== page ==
Transcript: Phoebe Maltz Bovy
My conversation with the Toronto writer, editor and podcaster
It’s hard to believe that it has been five years since #MeToo.
The culture has moved on many times since then. But it’s worth returning to the movement, to take stock of what it did, and did not, accomplish — and how it’s influenced the moment we now find ourselves in.
My guest on today’s episode does just that in a new piece for The Spectator, “So much for #MeToo.”
Phoebe Maltz Bovy is a Toronto writer, editor, and contributing columnist at The Globe and Mail. She’s also co-host of the Feminine Chaos podcast (which I have appeared on), and the author of The Perils of “Privilege”: Why Injustice Can’t Be Solved by Accusing Others of Advantage.
This is an edited, condensed transcript for paid subscribers. You can listen the interview for free here.
TH: Phoebe, welcome to Lean Out.
PMB: Thank you so much, Tara. Thanks for having me.
TH: Great to have you on. What a great topic we get to discuss today. It has been five years since #MeToo, but it feels like a lifetime ago. Take me back to 2017. What were your reactions to the movement at that time?
PMB: I think it was hard to say what exactly the whole point of it was going to be. Because it seemed, at the time, kind of a piece with a couple other things that were happening. So, there was the anti-Trump movement, the #Resistance, pussy hats, the Women’s March — all of that. There was also, especially in the U.S., a campus anti-sexual assault movement and the use of Title IX to address that. So it wasn’t exactly clear where it was all going to go. But it briefly seemed like every man who had ever done anything wrong was going to lose his job. I don’t think that’s how that has played out.
TH: At what point did you start feeling critical of the movement?
PMB: Whenever there’s any movement like this, I just wonder: Is it actually going to do the thing it’s claiming to do? And it started to seem like maybe it wasn’t going to do that. Really, the turning point for me would have been the Shitty Media Men list. There was one journalist mainly behind it, but it was a collaborative effort. It was just this list of men and their anonymously accused misdeeds. Some of these things were violent crimes. But others were … There was one I remember because it was a man who I had found kind of irritating on Twitter. He’s gay, this man. He had not assaulted any woman. He had been rude at work. It was like, “Okay, that didn’t seem particularly worth that.” It seemed like there was something going on where everything anybody ever did that was bad got put into the same pile. Which ended up risking the reputations and jobs potentially of these men who hadn’t done anything particularly wrong. But also it risked making light of pretty severe offences. So that was my main initial wariness.
TH: This Spectator piece is basically taking stock of what #MeToo did and did not do. So I guess the first question I have is: Did it make women safer?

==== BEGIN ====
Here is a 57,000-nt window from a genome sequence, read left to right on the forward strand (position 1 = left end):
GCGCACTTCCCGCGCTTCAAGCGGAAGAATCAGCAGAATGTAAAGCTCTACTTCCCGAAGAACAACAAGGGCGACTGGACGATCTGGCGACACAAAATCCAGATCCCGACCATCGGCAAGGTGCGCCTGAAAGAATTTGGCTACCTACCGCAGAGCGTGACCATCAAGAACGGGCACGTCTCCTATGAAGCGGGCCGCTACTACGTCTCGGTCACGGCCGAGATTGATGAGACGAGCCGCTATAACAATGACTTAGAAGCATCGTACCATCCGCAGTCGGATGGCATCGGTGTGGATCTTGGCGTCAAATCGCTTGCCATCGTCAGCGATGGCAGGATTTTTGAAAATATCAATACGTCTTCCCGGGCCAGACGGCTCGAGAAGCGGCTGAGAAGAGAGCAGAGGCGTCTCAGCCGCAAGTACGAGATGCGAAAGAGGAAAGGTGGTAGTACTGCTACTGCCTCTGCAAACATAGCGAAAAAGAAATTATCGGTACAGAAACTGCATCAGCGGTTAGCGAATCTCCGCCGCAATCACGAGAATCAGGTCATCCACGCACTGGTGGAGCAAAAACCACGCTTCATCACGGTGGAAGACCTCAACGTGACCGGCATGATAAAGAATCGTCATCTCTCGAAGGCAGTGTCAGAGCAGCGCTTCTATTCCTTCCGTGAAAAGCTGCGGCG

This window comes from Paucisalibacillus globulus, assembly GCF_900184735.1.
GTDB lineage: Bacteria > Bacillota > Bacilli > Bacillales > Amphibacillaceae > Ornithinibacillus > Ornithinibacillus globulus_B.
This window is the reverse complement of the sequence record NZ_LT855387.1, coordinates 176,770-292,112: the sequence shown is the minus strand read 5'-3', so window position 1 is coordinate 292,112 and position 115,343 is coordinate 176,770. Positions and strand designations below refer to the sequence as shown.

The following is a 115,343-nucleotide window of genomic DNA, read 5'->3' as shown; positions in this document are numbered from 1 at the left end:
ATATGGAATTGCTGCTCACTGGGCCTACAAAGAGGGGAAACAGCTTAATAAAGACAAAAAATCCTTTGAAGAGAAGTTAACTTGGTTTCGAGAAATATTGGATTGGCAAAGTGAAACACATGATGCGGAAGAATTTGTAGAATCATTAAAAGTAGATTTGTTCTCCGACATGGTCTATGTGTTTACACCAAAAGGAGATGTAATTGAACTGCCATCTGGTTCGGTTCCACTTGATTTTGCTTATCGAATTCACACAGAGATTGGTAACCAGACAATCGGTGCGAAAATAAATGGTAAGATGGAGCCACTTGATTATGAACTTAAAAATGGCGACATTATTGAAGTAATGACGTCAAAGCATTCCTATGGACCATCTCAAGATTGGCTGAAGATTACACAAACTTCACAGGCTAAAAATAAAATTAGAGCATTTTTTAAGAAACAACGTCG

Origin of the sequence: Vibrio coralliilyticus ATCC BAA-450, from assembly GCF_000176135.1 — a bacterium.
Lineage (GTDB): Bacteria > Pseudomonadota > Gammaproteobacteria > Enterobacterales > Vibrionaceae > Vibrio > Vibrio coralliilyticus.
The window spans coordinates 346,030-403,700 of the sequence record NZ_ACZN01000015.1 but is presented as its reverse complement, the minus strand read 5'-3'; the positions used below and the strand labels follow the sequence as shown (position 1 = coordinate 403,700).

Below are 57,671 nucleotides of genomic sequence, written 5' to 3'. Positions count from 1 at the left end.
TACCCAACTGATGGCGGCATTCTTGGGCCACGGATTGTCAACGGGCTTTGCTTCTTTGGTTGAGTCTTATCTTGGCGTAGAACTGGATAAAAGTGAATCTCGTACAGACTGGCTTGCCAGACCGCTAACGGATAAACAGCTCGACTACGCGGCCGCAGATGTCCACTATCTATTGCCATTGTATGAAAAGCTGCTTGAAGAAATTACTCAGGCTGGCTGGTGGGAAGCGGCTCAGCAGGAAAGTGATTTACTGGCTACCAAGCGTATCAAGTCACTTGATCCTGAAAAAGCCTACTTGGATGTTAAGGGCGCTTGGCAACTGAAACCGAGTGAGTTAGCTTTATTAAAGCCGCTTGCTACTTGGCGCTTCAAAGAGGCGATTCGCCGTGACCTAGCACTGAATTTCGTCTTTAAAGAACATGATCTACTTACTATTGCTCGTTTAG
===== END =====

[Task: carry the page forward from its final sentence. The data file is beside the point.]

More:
PMB: So, in terms of actually making women safer, I’m not sure. Because what followed the #MeToo moment was the Defund the Police moment. So there isn’t actually any sustained interest among progressives in prosecuting really much of anything. If you’re talking about where the zeitgeist is. So I don’t know how much that has had an impact on it. But from what I looked into for that piece about statistics, it doesn’t seem like suddenly now every time … There are more accusations, but fewer convictions, it seems like, in terms of assault. And then, in terms of day-to-day life, I think women are perhaps less likely to be asked out by a stranger. Does that mean being safer, or just having less fun? I’m not sure.
TH: This is something else I wanted to talk about. In the piece you get into these coupling categories that have been removed from polite society. Essentially anything with a power differential. That could be a professor/student pairing, or pairings with large age gaps. Office romances have also been made taboo. Is this a net good for women?
PMB: So, I think it’s important that sexual harassment, when it occurs, is taken seriously. I think the problem is to redefine harassment to mean basically any pursuit at all that doesn’t happen specifically on a dating app. And I think that that’s what’s happening these days. There is this idea that to approach a stranger, or a strange woman, in public is somehow to put her in a sense of danger. I don’t think that that really makes sense.
I think not taking no for an answer is a problem. I think if somebody is your employee, or is your current student, that is something else. But then there’s this whole idea that there’s this category of people who are undateable for various reasons. I did grad school, right? I was a T.A. and a student for several years. I could, in theory, not date anybody. Because I was the student and I was the professor. So, yeah, I think people should be allowed to form romantic relationships with other consenting adults. And I think that #MeToo may have overshot the mark there a bit.
TH: I also hear, all the time, that it’s had a huge chilling effect on men. That men are very scared to ask women out. There was that piece where Ezra Klein wrote about how men feel a “cold spike of fear.” Has it scared men off from engaging in dating? Is that the reason behind this so-called sex recession that we’re in, that we hear about all the time?